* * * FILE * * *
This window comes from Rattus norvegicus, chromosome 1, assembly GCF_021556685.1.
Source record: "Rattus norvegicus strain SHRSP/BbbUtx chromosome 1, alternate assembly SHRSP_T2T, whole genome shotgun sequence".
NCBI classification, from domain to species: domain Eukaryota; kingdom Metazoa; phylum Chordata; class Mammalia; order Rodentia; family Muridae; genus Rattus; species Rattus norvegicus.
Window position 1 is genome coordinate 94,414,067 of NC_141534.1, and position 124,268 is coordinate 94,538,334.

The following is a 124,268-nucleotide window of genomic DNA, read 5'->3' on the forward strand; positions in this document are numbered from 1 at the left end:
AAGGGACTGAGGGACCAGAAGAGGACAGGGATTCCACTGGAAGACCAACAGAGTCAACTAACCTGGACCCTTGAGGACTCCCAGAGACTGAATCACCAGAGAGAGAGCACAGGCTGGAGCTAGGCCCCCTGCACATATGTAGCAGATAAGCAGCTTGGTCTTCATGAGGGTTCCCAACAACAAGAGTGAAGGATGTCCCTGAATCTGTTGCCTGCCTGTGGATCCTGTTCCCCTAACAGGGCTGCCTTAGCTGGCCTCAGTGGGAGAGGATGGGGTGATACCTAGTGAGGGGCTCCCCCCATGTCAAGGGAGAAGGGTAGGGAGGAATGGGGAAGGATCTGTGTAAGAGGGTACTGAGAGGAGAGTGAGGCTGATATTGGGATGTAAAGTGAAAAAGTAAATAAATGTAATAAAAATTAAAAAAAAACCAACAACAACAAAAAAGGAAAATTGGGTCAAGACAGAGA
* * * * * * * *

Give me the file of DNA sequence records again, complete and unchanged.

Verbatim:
This window comes from Rattus norvegicus, chromosome 1, assembly GCF_021556685.1.
Source record: "Rattus norvegicus strain SHRSP/BbbUtx chromosome 1, alternate assembly SHRSP_T2T, whole genome shotgun sequence".
NCBI classification, from domain to species: domain Eukaryota; kingdom Metazoa; phylum Chordata; class Mammalia; order Rodentia; family Muridae; genus Rattus; species Rattus norvegicus.
Window position 1 is genome coordinate 94,414,067 of NC_141534.1, and position 124,268 is coordinate 94,538,334.

The following is a 124,268-nucleotide window of genomic DNA, read 5'->3' on the forward strand; positions in this document are numbered from 1 at the left end:
AAGGGACTGAGGGACCAGAAGAGGACAGGGATTCCACTGGAAGACCAACAGAGTCAACTAACCTGGACCCTTGAGGACTCCCAGAGACTGAATCACCAGAGAGAGAGCACAGGCTGGAGCTAGGCCCCCTGCACATATGTAGCAGATAAGCAGCTTGGTCTTCATGAGGGTTCCCAACAACAAGAGTGAAGGATGTCCCTGAATCTGTTGCCTGCCTGTGGATCCTGTTCCCCTAACAGGGCTGCCTTAGCTGGCCTCAGTGGGAGAGGATGGGGTGATACCTAGTGAGGGGCTCCCCCCATGTCAAGGGAGAAGGGTAGGGAGGAATGGGGAAGGATCTGTGTAAGAGGGTACTGAGAGGAGAGTGAGGCTGATATTGGGATGTAAAGTGAAAAAGTAAATAAATGTAATAAAAATTAAAAAAAAACCAACAACAACAAAAAAGGAAAATTGGGTCAAGACAGAGA